Are You A Caffiend or Not?
A lot of people say they are addicted to coffee. Go to the craft website Etsy and look at how many coffee related mugs, shirts, trivets, samplers and keychain fobs you can buy.
It’s a well-worn cliché that some people can’t function without their morning coffee.
I was once accused by my dentist of being a “man who loves his coffee.” Turns out, it was really an ingredient in the mouthwash I was using that was staining my teeth. Different mouthwash, no stains—even though I do drink coffee. So, jokes on you Dr. Chang!
That’s an example of how coffee gets a bad rap.
The biggest factor behind the notion that so many are addicted to coffee is the idea of caffeine withdrawal. Some new research from The Journal of Psychopharmacology tried to get some insight into this phenomenon.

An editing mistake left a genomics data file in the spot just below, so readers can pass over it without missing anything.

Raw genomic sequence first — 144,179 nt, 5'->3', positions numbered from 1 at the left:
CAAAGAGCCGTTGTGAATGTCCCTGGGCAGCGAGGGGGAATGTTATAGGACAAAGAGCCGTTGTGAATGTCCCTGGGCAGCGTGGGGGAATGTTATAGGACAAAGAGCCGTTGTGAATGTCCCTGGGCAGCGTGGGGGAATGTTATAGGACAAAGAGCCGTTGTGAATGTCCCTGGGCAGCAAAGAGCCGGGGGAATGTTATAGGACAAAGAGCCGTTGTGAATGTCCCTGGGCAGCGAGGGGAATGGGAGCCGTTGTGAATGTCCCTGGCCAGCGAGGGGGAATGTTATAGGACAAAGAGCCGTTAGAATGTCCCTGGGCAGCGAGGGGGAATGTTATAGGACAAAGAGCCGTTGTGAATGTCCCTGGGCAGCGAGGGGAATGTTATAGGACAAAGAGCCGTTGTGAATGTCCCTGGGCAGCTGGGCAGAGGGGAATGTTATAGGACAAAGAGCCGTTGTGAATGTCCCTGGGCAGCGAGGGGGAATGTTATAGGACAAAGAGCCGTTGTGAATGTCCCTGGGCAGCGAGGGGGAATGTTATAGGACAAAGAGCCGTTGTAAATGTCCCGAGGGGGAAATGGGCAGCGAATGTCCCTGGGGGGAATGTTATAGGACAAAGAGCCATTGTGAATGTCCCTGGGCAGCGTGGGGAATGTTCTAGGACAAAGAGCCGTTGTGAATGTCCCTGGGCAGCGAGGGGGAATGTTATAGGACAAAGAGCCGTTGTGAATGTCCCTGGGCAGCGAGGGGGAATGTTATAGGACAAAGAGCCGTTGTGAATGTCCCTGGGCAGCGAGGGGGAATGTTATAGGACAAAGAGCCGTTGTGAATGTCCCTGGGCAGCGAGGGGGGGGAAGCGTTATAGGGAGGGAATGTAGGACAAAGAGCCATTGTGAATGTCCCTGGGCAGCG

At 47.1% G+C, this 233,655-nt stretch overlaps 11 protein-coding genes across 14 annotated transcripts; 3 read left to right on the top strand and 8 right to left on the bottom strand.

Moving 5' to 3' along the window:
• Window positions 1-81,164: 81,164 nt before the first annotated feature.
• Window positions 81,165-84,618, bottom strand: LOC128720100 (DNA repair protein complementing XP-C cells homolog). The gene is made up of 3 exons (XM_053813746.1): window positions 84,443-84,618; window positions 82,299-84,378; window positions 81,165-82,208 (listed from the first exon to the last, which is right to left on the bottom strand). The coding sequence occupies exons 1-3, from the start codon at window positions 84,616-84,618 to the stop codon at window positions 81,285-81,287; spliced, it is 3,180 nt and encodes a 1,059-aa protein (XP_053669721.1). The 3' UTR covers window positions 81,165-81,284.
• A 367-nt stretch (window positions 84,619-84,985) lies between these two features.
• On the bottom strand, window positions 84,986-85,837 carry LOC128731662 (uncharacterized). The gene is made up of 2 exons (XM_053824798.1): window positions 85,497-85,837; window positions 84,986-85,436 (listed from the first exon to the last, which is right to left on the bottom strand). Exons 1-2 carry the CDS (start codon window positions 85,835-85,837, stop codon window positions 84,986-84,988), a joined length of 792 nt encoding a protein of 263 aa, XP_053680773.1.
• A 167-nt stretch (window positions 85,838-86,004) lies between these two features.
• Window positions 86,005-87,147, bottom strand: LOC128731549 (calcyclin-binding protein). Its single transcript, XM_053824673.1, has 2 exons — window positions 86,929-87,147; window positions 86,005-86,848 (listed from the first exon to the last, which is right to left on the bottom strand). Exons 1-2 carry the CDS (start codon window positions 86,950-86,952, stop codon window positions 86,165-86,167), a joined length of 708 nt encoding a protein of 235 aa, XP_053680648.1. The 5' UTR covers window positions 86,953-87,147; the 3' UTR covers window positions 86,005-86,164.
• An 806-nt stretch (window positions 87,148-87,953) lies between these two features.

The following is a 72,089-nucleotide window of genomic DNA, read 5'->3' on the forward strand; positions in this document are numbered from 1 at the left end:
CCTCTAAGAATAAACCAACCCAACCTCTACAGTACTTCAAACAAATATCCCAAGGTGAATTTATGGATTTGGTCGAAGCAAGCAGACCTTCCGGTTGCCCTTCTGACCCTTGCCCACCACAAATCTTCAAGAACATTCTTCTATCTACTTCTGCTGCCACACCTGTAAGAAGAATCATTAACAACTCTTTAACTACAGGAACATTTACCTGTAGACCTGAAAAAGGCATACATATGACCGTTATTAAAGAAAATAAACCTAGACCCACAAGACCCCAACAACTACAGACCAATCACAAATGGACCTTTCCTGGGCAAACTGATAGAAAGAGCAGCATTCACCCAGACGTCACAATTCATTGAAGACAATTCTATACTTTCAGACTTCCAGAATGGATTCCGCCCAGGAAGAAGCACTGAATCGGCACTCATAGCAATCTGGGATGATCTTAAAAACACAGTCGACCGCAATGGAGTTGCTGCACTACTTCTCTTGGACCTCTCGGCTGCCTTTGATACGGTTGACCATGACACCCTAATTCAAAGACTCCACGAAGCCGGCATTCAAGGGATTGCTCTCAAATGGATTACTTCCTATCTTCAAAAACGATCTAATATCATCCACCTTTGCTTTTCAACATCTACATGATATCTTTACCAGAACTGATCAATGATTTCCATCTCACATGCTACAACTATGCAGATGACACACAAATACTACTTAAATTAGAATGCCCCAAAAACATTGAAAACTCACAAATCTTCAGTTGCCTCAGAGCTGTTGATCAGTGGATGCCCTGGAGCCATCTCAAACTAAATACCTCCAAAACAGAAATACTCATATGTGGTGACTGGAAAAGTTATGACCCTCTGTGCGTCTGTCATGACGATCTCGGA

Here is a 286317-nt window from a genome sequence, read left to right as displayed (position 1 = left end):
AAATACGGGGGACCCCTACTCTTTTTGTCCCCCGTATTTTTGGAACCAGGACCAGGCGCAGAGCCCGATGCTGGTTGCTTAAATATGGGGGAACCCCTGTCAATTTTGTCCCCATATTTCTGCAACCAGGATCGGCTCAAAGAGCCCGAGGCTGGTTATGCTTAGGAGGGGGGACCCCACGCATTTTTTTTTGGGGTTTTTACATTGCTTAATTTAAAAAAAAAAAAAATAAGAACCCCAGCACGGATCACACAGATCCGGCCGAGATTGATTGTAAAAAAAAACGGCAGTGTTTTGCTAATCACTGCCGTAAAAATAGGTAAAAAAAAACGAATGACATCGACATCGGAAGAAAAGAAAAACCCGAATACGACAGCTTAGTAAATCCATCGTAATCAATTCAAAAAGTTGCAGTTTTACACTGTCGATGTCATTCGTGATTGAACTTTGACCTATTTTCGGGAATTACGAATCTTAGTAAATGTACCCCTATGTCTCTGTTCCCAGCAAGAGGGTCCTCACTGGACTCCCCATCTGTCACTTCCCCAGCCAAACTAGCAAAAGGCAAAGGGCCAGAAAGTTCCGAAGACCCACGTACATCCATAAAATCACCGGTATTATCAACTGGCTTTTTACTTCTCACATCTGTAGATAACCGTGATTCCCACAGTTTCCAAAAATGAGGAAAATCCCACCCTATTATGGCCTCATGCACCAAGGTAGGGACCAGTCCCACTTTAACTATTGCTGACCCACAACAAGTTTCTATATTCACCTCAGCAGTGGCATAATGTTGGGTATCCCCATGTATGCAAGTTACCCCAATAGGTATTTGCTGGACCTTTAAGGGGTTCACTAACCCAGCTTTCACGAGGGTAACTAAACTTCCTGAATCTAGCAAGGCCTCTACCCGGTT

The researchers got a bunch of heavy caffeine users (three or more cups of coffee per day) to go through a five day tapered caffeine reduction protocol. The first day allowed 300mg. The next days allowed 200, 100, 0 and 0mg.
All the subjects received the same “detox.” But one group was told the truth about it, and the other group was told that they were getting 300mg for three days and then dropping right away to nothing.
Each day, the caffeine withdrawal symptoms were logged using a 23 item tool called the Caffeine Withdrawal Symptom Questionnaire. People in the know just call it the CWSQ.
And sure enough, as expected, the reported withdrawal symptoms were consistent with WHAT THE SUBJECTS WERE TOLD, not the actual dosing they received.
What does this mean? It means that although caffeine withdrawal is a real thing, the symptoms you experience can be significantly affected by what’s in your head, not you cup!